Quick Tip – TypeScript Declare Keyword

@mit $ingh. September 11, 2017 Comments

If It Doesn’t Exists, Declare It

Not all JavaScript libraries/frameworks have TypeScript declaration files. On the other hand, we might want to use libraries/frameworks in our TypeScript files without getting compilation errors. What can we do? 
One solution is to use the declare keyword. The declare keyword is used for ambient declarations where you want to define a variable that may not have originated from a TypeScript file.

For example, lets imagine that we have a library called myLibrary that doesn’t have a TypeScript declaration file and have a namespace called myLibrary in the global namespace. If you want to use that library in your TypeScript code, you can use the following code:

declare var myLibrary;

The type that the TypeScript runtime will give to myLibrary variable is the any type. The problem here is that you won’t have Intellisense for that variable in design time but you will be able to use the library in your code. Another option to have the same behavior without using the declare keyword is just using a variable with the any type:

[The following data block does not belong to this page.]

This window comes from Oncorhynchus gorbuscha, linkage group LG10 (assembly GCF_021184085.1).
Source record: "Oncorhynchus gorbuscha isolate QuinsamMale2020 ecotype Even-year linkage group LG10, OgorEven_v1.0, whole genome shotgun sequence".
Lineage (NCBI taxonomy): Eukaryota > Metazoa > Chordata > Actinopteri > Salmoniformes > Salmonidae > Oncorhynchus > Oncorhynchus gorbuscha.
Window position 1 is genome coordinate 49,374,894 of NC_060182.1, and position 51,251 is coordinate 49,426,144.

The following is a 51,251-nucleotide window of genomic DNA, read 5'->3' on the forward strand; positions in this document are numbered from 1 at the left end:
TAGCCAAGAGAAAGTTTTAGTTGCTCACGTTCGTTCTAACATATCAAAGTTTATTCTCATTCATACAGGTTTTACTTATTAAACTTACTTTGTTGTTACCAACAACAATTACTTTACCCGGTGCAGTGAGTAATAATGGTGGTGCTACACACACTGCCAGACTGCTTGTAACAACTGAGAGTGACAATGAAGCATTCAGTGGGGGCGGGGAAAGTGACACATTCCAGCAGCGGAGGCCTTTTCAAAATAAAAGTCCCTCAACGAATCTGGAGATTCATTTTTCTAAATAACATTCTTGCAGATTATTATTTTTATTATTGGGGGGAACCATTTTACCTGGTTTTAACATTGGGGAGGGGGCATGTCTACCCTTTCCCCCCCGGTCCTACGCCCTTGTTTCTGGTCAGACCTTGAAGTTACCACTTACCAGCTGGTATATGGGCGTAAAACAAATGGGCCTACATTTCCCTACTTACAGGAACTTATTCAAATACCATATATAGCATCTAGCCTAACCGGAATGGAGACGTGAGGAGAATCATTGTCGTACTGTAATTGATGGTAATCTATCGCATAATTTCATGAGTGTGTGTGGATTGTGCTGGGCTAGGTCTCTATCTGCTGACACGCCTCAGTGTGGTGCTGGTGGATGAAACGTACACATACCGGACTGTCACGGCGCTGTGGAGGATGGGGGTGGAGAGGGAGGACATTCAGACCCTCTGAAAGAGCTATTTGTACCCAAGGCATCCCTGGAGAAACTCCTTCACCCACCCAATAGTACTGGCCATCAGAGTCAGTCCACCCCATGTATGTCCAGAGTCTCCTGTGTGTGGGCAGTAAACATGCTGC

var myLibrary: any;

Both of the code examples will result in the same JavaScript output but the declare example is more readable and expresses an ambient declaration.

Summary

The TypeScript declare keyword is used to declare variables that may not have originated from a TypeScript file.

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